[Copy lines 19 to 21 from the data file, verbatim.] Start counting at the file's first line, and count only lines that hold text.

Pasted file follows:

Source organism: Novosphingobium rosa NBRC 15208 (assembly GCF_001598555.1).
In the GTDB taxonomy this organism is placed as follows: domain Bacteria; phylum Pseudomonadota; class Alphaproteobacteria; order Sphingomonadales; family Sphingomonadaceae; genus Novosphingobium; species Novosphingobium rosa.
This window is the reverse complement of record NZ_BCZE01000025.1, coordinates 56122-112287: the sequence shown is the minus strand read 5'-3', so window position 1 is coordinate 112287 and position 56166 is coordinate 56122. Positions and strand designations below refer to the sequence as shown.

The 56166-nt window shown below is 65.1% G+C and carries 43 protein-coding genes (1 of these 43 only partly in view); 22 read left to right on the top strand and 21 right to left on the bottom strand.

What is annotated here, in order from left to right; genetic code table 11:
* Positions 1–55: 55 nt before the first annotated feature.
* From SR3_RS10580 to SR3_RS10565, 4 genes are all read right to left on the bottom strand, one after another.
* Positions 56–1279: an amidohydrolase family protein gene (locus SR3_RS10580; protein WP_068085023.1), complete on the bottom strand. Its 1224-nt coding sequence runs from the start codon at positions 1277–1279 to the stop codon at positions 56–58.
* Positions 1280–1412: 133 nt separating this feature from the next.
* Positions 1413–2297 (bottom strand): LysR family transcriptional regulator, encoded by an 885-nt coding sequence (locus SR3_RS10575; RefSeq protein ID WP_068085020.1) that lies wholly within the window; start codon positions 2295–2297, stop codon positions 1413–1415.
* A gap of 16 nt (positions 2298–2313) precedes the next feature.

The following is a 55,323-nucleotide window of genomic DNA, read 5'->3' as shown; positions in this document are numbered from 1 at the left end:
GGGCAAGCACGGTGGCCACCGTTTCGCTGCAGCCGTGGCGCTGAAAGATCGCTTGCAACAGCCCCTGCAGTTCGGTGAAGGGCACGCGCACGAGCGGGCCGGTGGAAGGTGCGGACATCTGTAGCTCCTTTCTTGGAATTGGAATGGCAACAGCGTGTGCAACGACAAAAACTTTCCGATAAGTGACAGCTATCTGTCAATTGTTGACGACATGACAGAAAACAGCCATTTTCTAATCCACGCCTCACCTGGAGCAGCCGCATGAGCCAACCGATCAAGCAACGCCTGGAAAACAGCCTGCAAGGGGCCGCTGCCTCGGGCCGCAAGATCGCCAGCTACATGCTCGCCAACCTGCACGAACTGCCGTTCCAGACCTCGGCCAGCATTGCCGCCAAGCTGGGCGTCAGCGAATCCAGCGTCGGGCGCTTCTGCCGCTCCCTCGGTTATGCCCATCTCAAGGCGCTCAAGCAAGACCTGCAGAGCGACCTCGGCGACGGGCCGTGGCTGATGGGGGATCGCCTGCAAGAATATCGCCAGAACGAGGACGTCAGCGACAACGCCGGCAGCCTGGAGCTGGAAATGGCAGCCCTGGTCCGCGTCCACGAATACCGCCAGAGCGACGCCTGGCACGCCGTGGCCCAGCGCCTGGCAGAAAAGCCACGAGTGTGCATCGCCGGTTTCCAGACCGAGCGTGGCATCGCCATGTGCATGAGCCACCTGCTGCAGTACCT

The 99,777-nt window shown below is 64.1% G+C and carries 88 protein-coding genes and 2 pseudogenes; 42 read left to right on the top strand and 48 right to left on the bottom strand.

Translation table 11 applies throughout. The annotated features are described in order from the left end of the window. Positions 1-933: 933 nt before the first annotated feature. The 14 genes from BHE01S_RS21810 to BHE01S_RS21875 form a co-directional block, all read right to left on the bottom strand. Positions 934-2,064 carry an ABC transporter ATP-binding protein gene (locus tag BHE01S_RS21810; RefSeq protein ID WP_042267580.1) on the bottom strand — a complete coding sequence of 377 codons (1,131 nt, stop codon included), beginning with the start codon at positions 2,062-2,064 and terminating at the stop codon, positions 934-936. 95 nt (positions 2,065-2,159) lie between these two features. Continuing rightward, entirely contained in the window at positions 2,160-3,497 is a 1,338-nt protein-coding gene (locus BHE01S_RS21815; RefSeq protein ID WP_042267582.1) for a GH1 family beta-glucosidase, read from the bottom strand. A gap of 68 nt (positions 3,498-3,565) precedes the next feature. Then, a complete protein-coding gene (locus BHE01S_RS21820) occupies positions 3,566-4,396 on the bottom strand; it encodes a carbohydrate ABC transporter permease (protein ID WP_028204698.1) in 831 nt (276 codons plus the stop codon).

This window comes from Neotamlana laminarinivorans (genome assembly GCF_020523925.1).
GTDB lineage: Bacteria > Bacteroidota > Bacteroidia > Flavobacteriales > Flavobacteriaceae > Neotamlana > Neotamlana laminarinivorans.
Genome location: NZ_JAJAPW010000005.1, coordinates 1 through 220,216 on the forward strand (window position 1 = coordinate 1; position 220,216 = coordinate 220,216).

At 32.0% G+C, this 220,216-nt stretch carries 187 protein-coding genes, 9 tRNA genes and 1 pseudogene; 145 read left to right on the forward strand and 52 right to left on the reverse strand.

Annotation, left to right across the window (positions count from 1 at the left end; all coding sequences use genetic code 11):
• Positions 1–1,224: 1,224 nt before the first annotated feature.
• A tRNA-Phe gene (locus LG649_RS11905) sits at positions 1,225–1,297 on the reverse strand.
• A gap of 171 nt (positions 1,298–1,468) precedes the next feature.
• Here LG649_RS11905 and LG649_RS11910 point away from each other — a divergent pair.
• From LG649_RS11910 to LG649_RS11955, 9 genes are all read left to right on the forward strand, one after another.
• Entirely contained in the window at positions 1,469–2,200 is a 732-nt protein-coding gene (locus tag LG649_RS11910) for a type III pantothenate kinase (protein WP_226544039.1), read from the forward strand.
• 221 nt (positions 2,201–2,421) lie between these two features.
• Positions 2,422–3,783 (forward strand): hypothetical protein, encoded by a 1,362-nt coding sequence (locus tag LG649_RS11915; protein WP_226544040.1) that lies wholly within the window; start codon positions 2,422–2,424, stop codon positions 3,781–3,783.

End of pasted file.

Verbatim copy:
At 32.0% G+C, this 220,216-nt stretch carries 187 protein-coding genes, 9 tRNA genes and 1 pseudogene; 145 read left to right on the forward strand and 52 right to left on the reverse strand.

Annotation, left to right across the window (positions count from 1 at the left end; all coding sequences use genetic code 11):
• Positions 1–1,224: 1,224 nt before the first annotated feature.